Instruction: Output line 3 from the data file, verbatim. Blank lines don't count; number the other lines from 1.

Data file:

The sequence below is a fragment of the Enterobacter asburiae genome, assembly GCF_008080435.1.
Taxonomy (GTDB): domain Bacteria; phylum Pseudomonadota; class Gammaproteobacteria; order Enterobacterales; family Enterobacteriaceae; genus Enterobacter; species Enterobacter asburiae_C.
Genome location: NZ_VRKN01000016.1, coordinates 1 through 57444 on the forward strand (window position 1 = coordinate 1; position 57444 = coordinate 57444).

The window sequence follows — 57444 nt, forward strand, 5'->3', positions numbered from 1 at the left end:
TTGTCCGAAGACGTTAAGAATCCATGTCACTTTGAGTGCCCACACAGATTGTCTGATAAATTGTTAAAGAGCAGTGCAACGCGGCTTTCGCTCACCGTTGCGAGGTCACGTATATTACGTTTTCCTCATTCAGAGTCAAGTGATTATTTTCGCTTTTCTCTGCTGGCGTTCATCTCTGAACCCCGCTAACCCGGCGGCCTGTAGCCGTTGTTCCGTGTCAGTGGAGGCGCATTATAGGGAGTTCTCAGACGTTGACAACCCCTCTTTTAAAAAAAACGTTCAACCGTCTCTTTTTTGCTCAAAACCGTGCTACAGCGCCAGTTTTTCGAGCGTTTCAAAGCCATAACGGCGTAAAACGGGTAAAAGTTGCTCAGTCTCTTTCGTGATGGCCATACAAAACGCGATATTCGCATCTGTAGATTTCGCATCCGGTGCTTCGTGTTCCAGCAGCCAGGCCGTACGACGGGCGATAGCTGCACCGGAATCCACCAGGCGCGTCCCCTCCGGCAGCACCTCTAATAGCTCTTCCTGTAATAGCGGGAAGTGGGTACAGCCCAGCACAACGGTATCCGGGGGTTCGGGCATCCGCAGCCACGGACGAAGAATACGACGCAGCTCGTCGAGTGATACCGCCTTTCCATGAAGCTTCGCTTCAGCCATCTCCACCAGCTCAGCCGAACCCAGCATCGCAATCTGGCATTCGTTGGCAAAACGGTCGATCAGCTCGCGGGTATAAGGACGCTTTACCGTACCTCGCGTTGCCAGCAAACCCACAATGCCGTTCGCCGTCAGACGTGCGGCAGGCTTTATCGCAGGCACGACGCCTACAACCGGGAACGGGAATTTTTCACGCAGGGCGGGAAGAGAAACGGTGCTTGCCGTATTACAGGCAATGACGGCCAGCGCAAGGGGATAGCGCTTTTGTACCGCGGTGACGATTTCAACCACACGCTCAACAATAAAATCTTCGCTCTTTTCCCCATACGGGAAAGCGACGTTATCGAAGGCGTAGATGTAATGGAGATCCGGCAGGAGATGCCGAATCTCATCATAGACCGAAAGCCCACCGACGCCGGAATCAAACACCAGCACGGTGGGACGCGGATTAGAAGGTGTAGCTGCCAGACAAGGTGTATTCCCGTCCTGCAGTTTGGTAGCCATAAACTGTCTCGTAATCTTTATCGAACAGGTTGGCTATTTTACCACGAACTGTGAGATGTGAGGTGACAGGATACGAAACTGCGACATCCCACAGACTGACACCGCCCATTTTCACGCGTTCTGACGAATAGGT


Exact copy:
Genome location: NZ_VRKN01000016.1, coordinates 1 through 57444 on the forward strand (window position 1 = coordinate 1; position 57444 = coordinate 57444).